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Dailey v. HSHS Medical Group

United States District Court, S.D. Illinois

July 2, 2019

CONNIE DAILEY, Plaintiff,
v.
HSHS MEDICAL GROUP, Defendant.

          MEMORANDUM AND ORDER

          J. PHIL GILBERT DISTRICT JUDGE.

         This matter comes before the Court on defendant HSHS Medical Group's (“HSHS”) motion to dismiss plaintiff Connie Dailey's complaint for failure to state a claim pursuant to Federal Rule of Civil Procedure 12(b)(6) (Doc. 11). Dailey has responded to the motion (Doc. 19).

         I. Standard for Dismissal

         When considering a Rule 12(b)(6) motion to dismiss, the Court accepts as true all allegations in the complaint. Erickson v. Pardus, 551 U.S. 89, 94 (2007) (citing Bell Atl. Corp. v. Twombly, 550 U.S. 544, 555 (2007)). To avoid dismissal under Rule 12(b)(6) for failure to state a claim, a complaint must contain a “short and plain statement of the claim showing that the pleader is entitled to relief.” Fed.R.Civ.P. 8(a)(2). This requirement is satisfied if the complaint (1) describes the claim in sufficient detail to give the defendant fair notice of what the claim is and the grounds upon which it rests and (2) plausibly suggests that the plaintiff has a right to relief above a speculative level. Bell Atl., 550 U.S. at 555; see Ashcroft v. Iqbal, 556 U.S. 662, 678 (2009); EEOC v. Concentra Health Servs., 496 F.3d 773, 776 (7th Cir. 2007). “A claim has facial plausibility when the plaintiff pleads factual content that allows the court to draw the reasonable inference that the defendant is liable for the misconduct alleged.” Iqbal, 556 U.S. at 678 (citing Bell Atl., 550 U.S. at 556). “Determining whether a complaint states a plausible claim for relief will . . . be a context-specific task that requires the reviewing court to draw on its judicial experience and common sense.” Iqbal, 556 U.S. at 679.

         In Bell Atlantic, the Supreme Court rejected the more expansive interpretation of Rule 8(a)(2) that “a complaint should not be dismissed for failure to state a claim unless it appears beyond doubt that the plaintiff can prove no set of facts in support of his claim which would entitle him to relief, ” Conley v. Gibson, 355 U.S. 41, 45-46 (1957). Bell Atlantic, 550 U.S. at 561-63; Concentra Health Servs., 496 F.3d at 777. Now “it is not enough for a complaint to avoid foreclosing possible bases for relief; it must actually suggest that the plaintiff has a right to relief . . . by providing allegations that ‘raise a right to relief above the speculative level.'” Concentra Health Servs., 496 F.3d at 777 (quoting Bell Atl., 550 U.S. at 555).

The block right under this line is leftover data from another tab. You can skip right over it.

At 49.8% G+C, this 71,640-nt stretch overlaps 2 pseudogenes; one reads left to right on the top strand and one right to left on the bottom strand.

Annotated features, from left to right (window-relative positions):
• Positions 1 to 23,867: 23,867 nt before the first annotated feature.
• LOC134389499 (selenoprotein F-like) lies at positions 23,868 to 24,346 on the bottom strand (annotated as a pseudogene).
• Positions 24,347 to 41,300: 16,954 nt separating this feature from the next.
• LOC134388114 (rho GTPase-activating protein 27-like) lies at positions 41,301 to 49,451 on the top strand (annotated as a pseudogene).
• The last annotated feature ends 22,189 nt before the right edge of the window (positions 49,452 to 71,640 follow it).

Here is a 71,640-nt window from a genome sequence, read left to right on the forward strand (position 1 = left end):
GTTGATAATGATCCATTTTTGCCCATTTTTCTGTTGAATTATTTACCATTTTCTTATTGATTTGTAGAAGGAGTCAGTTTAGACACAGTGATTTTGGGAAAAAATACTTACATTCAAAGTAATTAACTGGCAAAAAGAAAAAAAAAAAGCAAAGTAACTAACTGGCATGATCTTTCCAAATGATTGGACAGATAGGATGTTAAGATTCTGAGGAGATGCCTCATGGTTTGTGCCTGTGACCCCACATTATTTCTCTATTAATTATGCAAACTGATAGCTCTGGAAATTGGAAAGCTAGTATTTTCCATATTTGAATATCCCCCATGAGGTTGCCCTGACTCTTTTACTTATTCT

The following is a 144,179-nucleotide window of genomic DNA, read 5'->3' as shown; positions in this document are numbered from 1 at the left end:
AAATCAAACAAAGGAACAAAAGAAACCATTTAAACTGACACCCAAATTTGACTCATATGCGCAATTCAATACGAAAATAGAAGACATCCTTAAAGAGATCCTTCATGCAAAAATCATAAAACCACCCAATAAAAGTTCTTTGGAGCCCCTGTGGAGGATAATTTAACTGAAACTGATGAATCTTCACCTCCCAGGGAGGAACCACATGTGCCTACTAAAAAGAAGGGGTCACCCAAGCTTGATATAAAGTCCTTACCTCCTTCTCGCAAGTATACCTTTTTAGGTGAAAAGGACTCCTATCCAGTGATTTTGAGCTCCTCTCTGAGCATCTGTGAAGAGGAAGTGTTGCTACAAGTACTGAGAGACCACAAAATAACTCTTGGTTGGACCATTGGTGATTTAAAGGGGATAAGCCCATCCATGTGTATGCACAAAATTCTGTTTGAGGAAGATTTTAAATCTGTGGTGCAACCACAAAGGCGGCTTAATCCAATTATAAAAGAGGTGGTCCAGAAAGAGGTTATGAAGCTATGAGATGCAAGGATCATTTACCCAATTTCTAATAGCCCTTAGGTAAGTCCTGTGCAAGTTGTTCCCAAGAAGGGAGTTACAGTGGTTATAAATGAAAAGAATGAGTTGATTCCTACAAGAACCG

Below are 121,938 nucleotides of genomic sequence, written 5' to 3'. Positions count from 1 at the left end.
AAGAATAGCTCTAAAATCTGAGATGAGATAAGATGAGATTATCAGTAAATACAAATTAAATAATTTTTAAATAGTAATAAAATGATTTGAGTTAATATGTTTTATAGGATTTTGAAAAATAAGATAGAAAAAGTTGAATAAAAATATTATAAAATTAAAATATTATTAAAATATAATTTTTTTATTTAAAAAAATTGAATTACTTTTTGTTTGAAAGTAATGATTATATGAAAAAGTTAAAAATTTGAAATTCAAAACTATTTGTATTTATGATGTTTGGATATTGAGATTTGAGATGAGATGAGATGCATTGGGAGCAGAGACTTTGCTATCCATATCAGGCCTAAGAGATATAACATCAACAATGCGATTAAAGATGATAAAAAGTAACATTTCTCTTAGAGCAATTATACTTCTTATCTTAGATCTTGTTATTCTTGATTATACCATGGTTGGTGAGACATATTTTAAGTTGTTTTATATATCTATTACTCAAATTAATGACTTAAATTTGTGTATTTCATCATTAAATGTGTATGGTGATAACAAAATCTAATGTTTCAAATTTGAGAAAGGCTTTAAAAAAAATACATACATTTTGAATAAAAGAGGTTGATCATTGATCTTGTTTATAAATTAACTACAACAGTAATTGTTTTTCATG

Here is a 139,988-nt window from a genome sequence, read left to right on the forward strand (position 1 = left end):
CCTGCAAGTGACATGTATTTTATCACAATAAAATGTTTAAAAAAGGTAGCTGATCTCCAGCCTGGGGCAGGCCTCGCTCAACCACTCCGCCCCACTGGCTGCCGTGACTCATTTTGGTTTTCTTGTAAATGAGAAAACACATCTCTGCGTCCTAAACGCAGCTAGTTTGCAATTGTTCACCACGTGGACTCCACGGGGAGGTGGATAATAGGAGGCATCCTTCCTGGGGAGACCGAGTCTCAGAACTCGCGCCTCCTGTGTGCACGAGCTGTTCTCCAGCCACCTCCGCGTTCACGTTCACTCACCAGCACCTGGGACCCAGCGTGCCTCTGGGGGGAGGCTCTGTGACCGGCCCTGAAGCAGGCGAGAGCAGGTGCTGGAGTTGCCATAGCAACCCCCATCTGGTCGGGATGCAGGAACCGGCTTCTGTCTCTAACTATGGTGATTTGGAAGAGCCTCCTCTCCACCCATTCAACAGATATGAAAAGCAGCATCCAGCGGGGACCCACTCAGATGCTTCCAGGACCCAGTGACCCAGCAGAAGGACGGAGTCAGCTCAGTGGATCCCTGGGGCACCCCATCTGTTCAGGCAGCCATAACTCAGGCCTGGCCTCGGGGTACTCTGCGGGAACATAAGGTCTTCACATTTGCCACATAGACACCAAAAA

Nevertheless, Bell Atlantic did not do away with the liberal federal notice pleading standard. Airborne Beepers & Video, Inc. v. AT&T Mobility LLC, 499 F.3d 663, 667 (7th Cir. 2007). A complaint still need not contain detailed factual allegations, Bell Atl., 550 U.S. at 555, and it remains true that “[a]ny district judge (for that matter, any defendant) tempted to write ‘this complaint is deficient because it does not contain . . .' should stop and think: What rule of law requires a complaint to contain that allegation?” Doe v. Smith, 429 F.3d 706, 708 (7th Cir. 2005) (emphasis in original). Nevertheless, a complaint must contain “more than labels and conclusions, and a formulaic recitation of the elements of a cause of action will not do.” Bell Atl., 550 U.S. at 555. If the factual detail of a complaint is “so sketchy that the complaint does not provide the type of notice of the claim to which the defendant is entitled under Rule 8, ” it is subject to dismissal. Airborne Beepers, 499 F.3d at 667.

         II. Facts Alleged

         The legal conclusions asserted in Dailey's complaint are numerous, but the factual allegations are sparse. Viewing all the factual allegations in Dailey's favor, the complaint establishes the following relevant facts:

         At some point, Dailey was employed by HSHS, which employed more than fifty people. While she was employed, she was injured. She had a medical condition and/or a record of one, and HSHS may have perceived that she was disabled. Nevertheless, she was able to perform her job as HSHS expected.

         Dailey asked for and was given leave under the Family and Medical Leave Act (“FMLA”), 29 U.S.C. § 2601 et seq. After missing work and asking for FMLA leave, she was harassed and was discharged

         HSHS treated Dailey worse than it treated similarly situated employees because of her disability, her history of disability, and/or HSHS's perception that she was disabled. Dailey also experienced discrimination in the form of harassment and a hostile work environment and was terminated because of her disability, her history of disability, and/or HSHS's perception that she was disabled.

         Dailey complained of the aforementioned disability discrimination to supervisors. She was terminated and suffered other unidentified adverse employment action because of these complaints.

         HSHS knew its conduct violated federal law.

         Dailey exhausted her administrative remedies with the Equal Employment Opportunity Commission and the Illinois Department of Human Rights before filing this lawsuit on February 1, 2019, in the Circuit Court for the Twentieth Judicial Circuit, St. Clair County, Illinois. She alleges claims for violation of the FMLA (Count I), violation of the prohibition on discrimination of the Americans With Disabilities Act (“ADA”), 42 U.S.C. § 12101 et seq. (Count II), violation of the prohibition on retaliation of the ADA (Count III), violation of the prohibition on discrimination under the Illinois Human Rights Act (“IHRA”), 775 ILCS 5/1-101 et seq. (Count IV), and violation of the ...


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